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Shakespeare's Words Paperback – Apr 26 2004


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Product Details

  • Paperback: 676 pages
  • Publisher: Penguin UK; 1 edition (April 26 2004)
  • Language: English
  • ISBN-10: 0140291172
  • ISBN-13: 978-0140291179
  • Product Dimensions: 17.5 x 4 x 22.9 cm
  • Shipping Weight: 1.2 Kg
  • Average Customer Review: 4.8 out of 5 stars  See all reviews (6 customer reviews)
  • Amazon Bestsellers Rank: #5,540 in Books (See Top 100 in Books)

Product Description

From Booklist

The main lexical references for Shakespeare scholars in the twentieth century were first Alexander Schmidt's two-volume Shakespeare Lexicon (1874) and later C. T. Onions' Shakespeare Glossary, which appeared in 1911 and was revised by Onions in 1919. A further revision in 1986, by Robert D. Eagleson, kept Onions in print but failed, to some extent, to satisfy scholars. The new Shakespeare's Words seems likely to fill the void created by the superannuated Onions.

Using the New Penguin Shakespeare as their text, the editors, linguist David Crystal and his actor son Ben Crystal, first collected all of the "problem" words flagged by the Penguin editors and then scoured the plays and sonnets for additional "difficult" words--especially words that are no longer current or that have developed a different sense since Shakespeare's time. After a few further additions, their entries totaled 21,263 under 13,626 headwords.

Rather than defining a word by listing a single near synonym, the Crystals decided that a system called lexical triangulation would better reflect the complexity of Shakespeare's language. Most entries have three glosses, each providing a slightly different slant. For example, englut is glossed as "swallow up, gulp down, devour." Each entry includes part of speech, an illustrative quotation (with text and context identified), and selected references to other occurrences. Sidebars contain brief tutorials on address forms, money, weapons, and more.

Readers newly acquainted with Shakespeare will benefit greatly by browsing through the Crystals' list of 100 frequently encountered words, which are accompanied by more illustrative quotations than are provided elsewhere. Other useful features are a chronology, plot synopses, diagrams illustrating interactions of characters, and 16 appendixes providing brief definitions for historical people, places, foreign terms, and other vocabulary not found in the A-Z section.

This is a most ambitious work that will be of immense value to student and scholar alike, a worthy successor to the landmark volumes that preceded it. Recommended for large public and academic libraries. RBB
Copyright © American Library Association. All rights reserved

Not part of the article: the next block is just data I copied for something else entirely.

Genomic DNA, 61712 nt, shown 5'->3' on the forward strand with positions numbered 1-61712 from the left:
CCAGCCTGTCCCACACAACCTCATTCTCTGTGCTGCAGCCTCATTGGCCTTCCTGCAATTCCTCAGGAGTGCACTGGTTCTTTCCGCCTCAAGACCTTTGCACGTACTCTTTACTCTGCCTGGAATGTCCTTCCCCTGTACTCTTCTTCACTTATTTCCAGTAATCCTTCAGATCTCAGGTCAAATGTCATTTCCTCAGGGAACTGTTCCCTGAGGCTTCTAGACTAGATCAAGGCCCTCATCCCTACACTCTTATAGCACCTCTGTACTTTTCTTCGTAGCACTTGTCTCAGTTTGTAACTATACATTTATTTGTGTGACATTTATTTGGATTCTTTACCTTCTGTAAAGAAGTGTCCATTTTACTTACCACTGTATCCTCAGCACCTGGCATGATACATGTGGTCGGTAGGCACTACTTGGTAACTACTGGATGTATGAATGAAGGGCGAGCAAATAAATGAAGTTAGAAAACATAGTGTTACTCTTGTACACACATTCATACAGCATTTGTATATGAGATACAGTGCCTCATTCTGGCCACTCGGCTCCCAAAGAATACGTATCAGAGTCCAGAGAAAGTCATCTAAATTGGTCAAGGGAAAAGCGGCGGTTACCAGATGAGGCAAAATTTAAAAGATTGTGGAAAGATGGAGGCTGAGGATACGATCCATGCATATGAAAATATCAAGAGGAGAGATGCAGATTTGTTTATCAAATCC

Review

A fresh look at the vocabulary of Shakespeare's poems and plays including a glossary of nearly 14,000 words and meanings. Ideal for aficionados and amateurs alike, either as a quick reference or as a basis for in-depth research. --This text refers to an out of print or unavailable edition of this title.

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First Sentence
Shakespeare continues to attract a staggering number of new editions, critical commentaries, and discursive essays, but the supportive linguistic literature has been surprisingly sparse. Read the first page
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1 of 1 people found the following review helpful By A Customer on May 1 2004
Format: Paperback
"Shakespeare's Words" is an excellent resource. The definitions are clear and concise and the extra charts and graphs are a wonderful addition. If you have this book for definitions and "All the Words on Stage" for pronunciations, you are ready to study or perform one of Shakespeare's plays.
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Format: Paperback
It may be difficult to provide a full glossary of Shakespeare's words in a portable - and inexpensive - format. The authors manage to do it very well, given the restrictions on size and cost, and even throw in some useful sidebars to make it more interesting for casual browsing. However, when they overlook uncommon or archaic words, missing these can leave the reader with a sense of incompletion and frustration. Look up "chough" for example, a word used in several plays, but not listed here. The authors include "chuff" - but entirely miss its other meaning in its old spelling (chough) - "jackdaw." The deficiencies are not glaring, and the book is a worthwhile purchase, but I would like to see a revised edition with some of these oversights corrected.
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Format: Paperback
After having read most of the plays the hard way, I chanced upon
this book. It is very well written, explains the nuances of words and puns used in the play and the context from 1600s.
It has several useful appendices -- a must for students.
The play summaries at the end of the book
with Venn diagrams -- displaying
the relationships of dramtis personae graphically
alone is well worth the price.
- Mohsin ( [...] )
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